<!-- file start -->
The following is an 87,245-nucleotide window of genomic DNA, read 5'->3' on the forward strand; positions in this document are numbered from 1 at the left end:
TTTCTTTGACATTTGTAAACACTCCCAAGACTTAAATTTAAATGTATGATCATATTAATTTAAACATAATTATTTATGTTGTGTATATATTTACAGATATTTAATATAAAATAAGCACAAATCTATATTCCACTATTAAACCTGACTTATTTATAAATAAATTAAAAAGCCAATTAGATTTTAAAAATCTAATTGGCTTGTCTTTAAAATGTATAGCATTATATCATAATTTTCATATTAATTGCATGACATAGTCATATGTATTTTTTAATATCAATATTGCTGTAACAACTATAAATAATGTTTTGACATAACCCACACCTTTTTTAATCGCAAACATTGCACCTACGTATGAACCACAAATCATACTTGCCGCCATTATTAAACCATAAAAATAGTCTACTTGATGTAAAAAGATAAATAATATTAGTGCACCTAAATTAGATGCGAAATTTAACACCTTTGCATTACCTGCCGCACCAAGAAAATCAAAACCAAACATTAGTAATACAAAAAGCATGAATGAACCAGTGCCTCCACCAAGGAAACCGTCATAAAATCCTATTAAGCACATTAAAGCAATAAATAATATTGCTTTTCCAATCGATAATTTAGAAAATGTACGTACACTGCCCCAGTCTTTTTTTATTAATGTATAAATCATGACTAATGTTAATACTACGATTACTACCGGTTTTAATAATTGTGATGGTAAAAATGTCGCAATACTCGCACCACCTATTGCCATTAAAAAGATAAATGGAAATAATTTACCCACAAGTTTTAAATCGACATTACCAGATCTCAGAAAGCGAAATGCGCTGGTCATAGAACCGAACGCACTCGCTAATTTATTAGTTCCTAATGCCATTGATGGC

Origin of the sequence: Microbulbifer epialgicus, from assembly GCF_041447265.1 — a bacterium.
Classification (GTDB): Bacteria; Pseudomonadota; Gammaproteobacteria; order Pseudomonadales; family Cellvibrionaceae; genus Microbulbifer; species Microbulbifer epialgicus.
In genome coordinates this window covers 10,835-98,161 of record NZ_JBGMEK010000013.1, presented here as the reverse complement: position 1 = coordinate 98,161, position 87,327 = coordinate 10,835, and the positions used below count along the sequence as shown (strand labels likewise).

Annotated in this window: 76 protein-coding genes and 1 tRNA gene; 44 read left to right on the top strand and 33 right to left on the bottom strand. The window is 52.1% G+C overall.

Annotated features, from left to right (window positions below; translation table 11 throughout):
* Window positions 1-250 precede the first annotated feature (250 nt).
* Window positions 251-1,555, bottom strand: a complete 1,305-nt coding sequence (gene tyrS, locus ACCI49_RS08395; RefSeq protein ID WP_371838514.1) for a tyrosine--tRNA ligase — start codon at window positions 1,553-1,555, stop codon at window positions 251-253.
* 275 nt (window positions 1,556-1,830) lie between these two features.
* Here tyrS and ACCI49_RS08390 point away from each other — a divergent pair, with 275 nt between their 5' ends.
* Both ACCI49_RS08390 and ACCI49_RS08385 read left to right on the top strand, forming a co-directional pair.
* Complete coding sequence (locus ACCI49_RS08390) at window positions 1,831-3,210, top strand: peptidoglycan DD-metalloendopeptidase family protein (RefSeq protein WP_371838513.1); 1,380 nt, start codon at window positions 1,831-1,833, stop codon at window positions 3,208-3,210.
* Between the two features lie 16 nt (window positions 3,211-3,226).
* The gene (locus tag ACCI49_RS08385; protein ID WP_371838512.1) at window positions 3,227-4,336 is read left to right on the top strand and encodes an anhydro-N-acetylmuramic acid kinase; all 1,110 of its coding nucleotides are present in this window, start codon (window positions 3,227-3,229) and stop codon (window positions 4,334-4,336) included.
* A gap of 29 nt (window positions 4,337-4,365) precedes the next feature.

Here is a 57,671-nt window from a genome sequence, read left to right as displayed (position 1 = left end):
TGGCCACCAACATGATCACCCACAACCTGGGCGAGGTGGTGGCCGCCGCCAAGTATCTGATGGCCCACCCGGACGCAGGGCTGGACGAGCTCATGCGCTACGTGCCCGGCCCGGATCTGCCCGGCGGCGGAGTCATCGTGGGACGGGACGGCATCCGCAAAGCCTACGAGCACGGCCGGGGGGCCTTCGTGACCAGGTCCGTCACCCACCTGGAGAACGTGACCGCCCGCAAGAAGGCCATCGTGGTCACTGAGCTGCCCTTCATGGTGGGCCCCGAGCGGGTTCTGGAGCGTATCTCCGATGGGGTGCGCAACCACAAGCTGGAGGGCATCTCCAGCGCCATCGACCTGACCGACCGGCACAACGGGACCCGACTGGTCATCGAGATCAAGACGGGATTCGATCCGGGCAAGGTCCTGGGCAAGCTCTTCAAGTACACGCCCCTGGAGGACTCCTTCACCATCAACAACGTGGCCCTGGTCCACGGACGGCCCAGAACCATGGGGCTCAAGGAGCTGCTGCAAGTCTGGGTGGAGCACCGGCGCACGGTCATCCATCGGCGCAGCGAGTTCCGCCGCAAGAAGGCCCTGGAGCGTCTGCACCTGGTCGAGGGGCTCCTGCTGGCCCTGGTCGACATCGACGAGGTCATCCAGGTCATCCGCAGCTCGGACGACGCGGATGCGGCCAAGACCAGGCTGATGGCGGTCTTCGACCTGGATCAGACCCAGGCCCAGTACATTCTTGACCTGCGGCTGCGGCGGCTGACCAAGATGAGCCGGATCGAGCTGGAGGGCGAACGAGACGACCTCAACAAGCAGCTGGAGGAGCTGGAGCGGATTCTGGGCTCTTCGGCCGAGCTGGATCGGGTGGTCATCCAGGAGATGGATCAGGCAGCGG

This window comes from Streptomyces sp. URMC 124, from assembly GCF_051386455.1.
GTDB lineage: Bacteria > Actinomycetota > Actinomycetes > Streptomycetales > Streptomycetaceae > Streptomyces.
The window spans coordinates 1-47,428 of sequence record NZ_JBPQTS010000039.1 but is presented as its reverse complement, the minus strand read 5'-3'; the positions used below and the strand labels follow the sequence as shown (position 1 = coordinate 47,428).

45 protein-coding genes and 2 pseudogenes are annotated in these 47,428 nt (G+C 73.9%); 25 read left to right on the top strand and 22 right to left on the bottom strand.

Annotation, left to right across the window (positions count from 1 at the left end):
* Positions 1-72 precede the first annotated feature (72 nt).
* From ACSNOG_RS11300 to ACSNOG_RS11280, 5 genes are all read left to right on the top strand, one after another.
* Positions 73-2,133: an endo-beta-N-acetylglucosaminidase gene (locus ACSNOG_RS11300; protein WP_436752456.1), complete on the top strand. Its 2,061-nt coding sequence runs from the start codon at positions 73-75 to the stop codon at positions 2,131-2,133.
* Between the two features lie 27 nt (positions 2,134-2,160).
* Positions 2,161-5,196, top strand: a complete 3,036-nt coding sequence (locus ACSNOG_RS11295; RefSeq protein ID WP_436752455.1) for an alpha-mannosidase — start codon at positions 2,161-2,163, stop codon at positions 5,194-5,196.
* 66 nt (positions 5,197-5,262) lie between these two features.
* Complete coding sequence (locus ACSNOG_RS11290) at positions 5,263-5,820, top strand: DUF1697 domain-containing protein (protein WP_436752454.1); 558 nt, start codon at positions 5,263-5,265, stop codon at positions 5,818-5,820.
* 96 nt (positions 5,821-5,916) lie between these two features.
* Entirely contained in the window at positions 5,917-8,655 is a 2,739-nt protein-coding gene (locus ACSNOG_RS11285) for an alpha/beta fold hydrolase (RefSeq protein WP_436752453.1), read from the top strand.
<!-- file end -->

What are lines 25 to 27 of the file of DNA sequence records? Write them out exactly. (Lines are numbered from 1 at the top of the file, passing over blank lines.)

* From ACSNOG_RS11300 to ACSNOG_RS11280, 5 genes are all read left to right on the top strand, one after another.
* Positions 73-2,133: an endo-beta-N-acetylglucosaminidase gene (locus ACSNOG_RS11300; protein WP_436752456.1), complete on the top strand. Its 2,061-nt coding sequence runs from the start codon at positions 73-75 to the stop codon at positions 2,131-2,133.
* Between the two features lie 27 nt (positions 2,134-2,160).